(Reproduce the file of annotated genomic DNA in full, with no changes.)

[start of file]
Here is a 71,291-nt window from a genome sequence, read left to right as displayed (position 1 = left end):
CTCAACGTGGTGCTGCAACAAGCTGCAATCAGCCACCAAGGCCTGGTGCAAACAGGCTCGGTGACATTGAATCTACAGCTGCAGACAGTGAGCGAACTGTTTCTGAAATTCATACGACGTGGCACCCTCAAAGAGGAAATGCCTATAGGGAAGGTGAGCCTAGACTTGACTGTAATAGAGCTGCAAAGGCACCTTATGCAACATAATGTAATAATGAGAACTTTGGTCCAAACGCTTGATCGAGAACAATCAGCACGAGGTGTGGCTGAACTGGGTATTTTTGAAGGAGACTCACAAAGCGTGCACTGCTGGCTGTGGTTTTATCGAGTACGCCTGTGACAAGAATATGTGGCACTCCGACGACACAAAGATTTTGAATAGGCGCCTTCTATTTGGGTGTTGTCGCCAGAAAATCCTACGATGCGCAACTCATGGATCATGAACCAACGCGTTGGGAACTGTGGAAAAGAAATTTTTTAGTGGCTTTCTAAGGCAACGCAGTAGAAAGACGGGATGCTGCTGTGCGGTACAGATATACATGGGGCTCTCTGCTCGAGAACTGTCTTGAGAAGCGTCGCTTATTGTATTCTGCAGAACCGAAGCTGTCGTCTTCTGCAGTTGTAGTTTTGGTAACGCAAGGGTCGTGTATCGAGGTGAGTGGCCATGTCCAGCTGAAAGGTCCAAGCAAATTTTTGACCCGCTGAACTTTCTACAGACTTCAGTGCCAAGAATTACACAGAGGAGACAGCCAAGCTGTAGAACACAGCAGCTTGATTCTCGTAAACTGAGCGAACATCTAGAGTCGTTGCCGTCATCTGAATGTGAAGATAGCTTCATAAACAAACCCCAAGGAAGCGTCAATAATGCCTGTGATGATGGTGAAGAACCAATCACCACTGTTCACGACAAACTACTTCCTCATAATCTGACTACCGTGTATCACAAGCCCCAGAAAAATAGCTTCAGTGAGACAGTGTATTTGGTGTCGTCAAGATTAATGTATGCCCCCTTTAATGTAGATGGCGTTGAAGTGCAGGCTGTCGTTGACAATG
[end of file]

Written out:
Here is a 71,291-nt window from a genome sequence, read left to right as displayed (position 1 = left end):
CTCAACGTGGTGCTGCAACAAGCTGCAATCAGCCACCAAGGCCTGGTGCAAACAGGCTCGGTGACATTGAATCTACAGCTGCAGACAGTGAGCGAACTGTTTCTGAAATTCATACGACGTGGCACCCTCAAAGAGGAAATGCCTATAGGGAAGGTGAGCCTAGACTTGACTGTAATAGAGCTGCAAAGGCACCTTATGCAACATAATGTAATAATGAGAACTTTGGTCCAAACGCTTGATCGAGAACAATCAGCACGAGGTGTGGCTGAACTGGGTATTTTTGAAGGAGACTCACAAAGCGTGCACTGCTGGCTGTGGTTTTATCGAGTACGCCTGTGACAAGAATATGTGGCACTCCGACGACACAAAGATTTTGAATAGGCGCCTTCTATTTGGGTGTTGTCGCCAGAAAATCCTACGATGCGCAACTCATGGATCATGAACCAACGCGTTGGGAACTGTGGAAAAGAAATTTTTTAGTGGCTTTCTAAGGCAACGCAGTAGAAAGACGGGATGCTGCTGTGCGGTACAGATATACATGGGGCTCTCTGCTCGAGAACTGTCTTGAGAAGCGTCGCTTATTGTATTCTGCAGAACCGAAGCTGTCGTCTTCTGCAGTTGTAGTTTTGGTAACGCAAGGGTCGTGTATCGAGGTGAGTGGCCATGTCCAGCTGAAAGGTCCAAGCAAATTTTTGACCCGCTGAACTTTCTACAGACTTCAGTGCCAAGAATTACACAGAGGAGACAGCCAAGCTGTAGAACACAGCAGCTTGATTCTCGTAAACTGAGCGAACATCTAGAGTCGTTGCCGTCATCTGAATGTGAAGATAGCTTCATAAACAAACCCCAAGGAAGCGTCAATAATGCCTGTGATGATGGTGAAGAACCAATCACCACTGTTCACGACAAACTACTTCCTCATAATCTGACTACCGTGTATCACAAGCCCCAGAAAAATAGCTTCAGTGAGACAGTGTATTTGGTGTCGTCAAGATTAATGTATGCCCCCTTTAATGTAGATGGCGTTGAAGTGCAGGCTGTCGTTGACAATG